Mana Sphere Designed by Mana Sword JohnPaul Paradis
Mana Sphere Designed by Mana Sword John-Paul Paradis Darrel Hinton Johnathan Portela Jarrett Parr Nicholaus Ocampo
Abstract This presentation contains Mana Sword’s Mana Sphere that designed with accessibility concepts pulled from each member of our team. We discuss our inspiration for our designs show we combined them to form the Mana Sphere. The schematics show this controller can be used for a wide variety of game genres and how easy it can be for a one-handed player to use. Our prototype shows how the controller can easily be used by left and right handed players alike. At the end of our process our playtesting session revealed some good information on the functionality and comfortability of the Mana Sphere.
Introduction In today’s day and age, accessibility is an incredible important matter. Everyday, people face the chance of becoming hindered with a disability that can prevent them from ever having their life back. Additionally, some people are born with disabilities. It is because of these circumstances that accessibility has become a valued priority within society. For this, the design of products and devices that allow them to participate in activities just like anyone else has become a key feature within the world of usability. Accessibility will continue to grow and change until every disability need can be satisfied.
Design Purpose The goal of this design is to create a functional controller that allows a one-handed individual to be able to partake in a game just like anyone else. The design aims to not only create a full functioning controller with access to the common game, but also to craft an easy to use product that the player does not feel uncomfortable using.
John-Paul Paradis’ Inspiration My design inspiration came from a few different places. First I looked at the idea of the Play. Station Move’s controller for the general shape of the controller. I wanted the controller to be easy to hold and something most people can quickly pick up and understand. It took me a while to figure out how to get both look and movement options on a cylinder style controller, which is when I figured putting two directional sticks at the top and front of the controller would work the best, allowing for both look and movement on the thumb and pointer fingers. Next I was inspired by a Tom Clancy game called End. War. This game tried to be almost completely voice controlled. The voice control was mentioned as being incredibly well done with only minor hiccups along the way. Ultimately what I wanted was to “. . . allow [a] system to listen to the voice of the user, and allow the user to apply those voice commands to certain buttons. . . ” (Paradis, 2015).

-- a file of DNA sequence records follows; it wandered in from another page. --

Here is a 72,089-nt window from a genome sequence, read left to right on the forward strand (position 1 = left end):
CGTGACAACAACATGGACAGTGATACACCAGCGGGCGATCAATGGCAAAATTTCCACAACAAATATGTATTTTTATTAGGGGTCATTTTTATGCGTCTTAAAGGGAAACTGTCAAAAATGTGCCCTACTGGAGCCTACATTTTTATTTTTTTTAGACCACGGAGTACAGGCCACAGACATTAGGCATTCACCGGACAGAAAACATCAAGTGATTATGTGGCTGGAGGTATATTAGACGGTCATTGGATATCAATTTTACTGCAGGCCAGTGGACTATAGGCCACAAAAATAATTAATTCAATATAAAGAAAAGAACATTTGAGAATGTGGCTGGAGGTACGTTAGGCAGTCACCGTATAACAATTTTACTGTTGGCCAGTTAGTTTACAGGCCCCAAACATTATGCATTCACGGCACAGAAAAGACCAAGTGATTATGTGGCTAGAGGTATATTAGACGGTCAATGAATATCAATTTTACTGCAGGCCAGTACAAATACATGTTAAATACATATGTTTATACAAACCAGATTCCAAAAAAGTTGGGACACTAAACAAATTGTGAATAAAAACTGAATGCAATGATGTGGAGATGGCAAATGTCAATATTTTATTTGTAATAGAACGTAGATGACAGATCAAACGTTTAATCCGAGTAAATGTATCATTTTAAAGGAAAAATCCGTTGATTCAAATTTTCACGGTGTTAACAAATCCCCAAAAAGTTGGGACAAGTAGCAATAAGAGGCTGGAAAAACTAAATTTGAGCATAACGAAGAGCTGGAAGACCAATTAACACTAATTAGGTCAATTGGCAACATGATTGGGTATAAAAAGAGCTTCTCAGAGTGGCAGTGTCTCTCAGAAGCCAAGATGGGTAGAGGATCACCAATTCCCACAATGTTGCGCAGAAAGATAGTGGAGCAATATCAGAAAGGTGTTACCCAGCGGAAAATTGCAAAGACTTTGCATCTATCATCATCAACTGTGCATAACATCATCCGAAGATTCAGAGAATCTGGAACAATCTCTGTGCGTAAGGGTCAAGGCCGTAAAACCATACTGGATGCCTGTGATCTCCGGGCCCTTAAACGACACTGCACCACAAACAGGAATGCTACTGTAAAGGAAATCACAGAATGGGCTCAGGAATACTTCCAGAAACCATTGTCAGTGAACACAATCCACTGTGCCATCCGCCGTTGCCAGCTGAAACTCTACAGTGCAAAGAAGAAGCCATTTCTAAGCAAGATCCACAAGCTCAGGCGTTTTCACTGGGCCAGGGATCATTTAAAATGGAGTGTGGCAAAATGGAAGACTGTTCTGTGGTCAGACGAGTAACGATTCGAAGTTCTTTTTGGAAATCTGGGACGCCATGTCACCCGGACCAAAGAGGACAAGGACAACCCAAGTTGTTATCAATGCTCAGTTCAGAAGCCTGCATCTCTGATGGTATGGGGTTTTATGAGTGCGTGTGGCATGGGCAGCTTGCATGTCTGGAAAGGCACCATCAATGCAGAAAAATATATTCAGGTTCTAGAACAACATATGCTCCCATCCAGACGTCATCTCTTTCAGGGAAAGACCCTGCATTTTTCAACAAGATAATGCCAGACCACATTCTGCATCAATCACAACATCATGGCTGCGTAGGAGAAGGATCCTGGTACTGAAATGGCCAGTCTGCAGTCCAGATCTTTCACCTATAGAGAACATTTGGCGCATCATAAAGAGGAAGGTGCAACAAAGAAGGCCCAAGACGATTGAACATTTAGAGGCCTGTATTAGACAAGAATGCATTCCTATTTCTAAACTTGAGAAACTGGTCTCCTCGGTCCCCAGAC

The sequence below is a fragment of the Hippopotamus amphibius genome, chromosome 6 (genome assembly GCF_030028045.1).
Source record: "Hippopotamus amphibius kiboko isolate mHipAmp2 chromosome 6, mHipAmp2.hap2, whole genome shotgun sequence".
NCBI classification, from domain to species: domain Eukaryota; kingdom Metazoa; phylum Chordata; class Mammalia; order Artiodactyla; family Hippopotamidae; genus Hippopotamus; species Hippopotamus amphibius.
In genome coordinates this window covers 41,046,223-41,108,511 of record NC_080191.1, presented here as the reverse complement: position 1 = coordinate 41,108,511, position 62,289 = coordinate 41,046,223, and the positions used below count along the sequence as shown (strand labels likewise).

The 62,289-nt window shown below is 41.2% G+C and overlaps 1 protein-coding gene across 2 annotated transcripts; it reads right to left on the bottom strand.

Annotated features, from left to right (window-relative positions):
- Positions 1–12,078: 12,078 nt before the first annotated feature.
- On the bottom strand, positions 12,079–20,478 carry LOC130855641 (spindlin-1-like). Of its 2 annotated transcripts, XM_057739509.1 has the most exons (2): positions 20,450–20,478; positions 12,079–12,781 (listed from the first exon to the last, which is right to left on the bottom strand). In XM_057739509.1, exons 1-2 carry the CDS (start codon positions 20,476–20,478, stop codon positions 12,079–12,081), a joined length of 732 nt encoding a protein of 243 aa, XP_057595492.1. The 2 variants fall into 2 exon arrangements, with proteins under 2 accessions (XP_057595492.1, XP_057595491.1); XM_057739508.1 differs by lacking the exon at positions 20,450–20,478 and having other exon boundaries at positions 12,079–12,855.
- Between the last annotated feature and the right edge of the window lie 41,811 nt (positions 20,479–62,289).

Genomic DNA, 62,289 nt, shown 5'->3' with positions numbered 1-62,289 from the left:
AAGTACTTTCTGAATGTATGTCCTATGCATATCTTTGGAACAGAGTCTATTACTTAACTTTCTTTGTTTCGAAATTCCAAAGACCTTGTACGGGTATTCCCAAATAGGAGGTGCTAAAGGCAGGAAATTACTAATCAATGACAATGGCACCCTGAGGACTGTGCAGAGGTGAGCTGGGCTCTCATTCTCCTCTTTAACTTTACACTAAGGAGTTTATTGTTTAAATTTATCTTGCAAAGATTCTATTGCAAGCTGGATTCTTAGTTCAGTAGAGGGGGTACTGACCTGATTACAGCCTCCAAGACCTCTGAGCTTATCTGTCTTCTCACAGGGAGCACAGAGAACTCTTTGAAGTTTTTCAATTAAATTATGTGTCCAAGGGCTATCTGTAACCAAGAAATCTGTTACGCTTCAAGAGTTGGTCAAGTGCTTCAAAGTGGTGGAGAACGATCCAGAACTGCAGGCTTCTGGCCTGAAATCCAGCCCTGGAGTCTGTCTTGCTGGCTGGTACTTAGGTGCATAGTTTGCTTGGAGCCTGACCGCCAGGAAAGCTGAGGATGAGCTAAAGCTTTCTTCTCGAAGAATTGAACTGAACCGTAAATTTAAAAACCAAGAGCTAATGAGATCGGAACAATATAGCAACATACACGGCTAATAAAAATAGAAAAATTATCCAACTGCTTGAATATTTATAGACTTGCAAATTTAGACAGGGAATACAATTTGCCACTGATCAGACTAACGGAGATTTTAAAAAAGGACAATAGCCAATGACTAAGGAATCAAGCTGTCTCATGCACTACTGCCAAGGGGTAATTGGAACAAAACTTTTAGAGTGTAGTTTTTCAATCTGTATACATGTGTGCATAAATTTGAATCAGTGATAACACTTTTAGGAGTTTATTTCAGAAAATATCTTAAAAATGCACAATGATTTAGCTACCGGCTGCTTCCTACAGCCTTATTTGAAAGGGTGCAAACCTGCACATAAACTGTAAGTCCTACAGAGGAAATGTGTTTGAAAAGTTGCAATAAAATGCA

John-Paul Paradis’ Inspiration (cont. )
Inspiration (Darrel) My design inspiration mainly came from the NES’ 1989 Power Glove. When I put the controller on for the first time, I felt awesome; like I was holding a device ahead of it’s time. I never cared if the device was unplayable because I was only 5 or 6 at the time and didn’t know any better. I wanted a controller to be comfortable to hold, have the same concept as the glove, and be easy to understand. The glove is designed for either one-handed or two-handed play styles. I decided to make the glove lighter and more flexible in the joints; I wanted the glove to feel like a glove and not a tank. I put a typical controller’s main buttons on the finger portion of the glove for quicker reflexive action. I also placed the joystick/movement stick and L/R buttons on the back of the hand instead for one/two handed players who desire a new innovative way of playing.
Inspiration (Jarrett) When designing my controller, I had a lot to think about. I wanted to feel like a normal controller, as far as buttons and an analog stick goes, but I also wanted the key feature to be a touch pad, since touch technology had become such a common thing. I felt that the best place to incorporate it would be wear a second analog stick would come in, since it could “compensate for the normally second analog stick of a regular controller” (Parr, 2015). In the end, I was happy with the design choice and would love to hear what a one-handed player would say about it.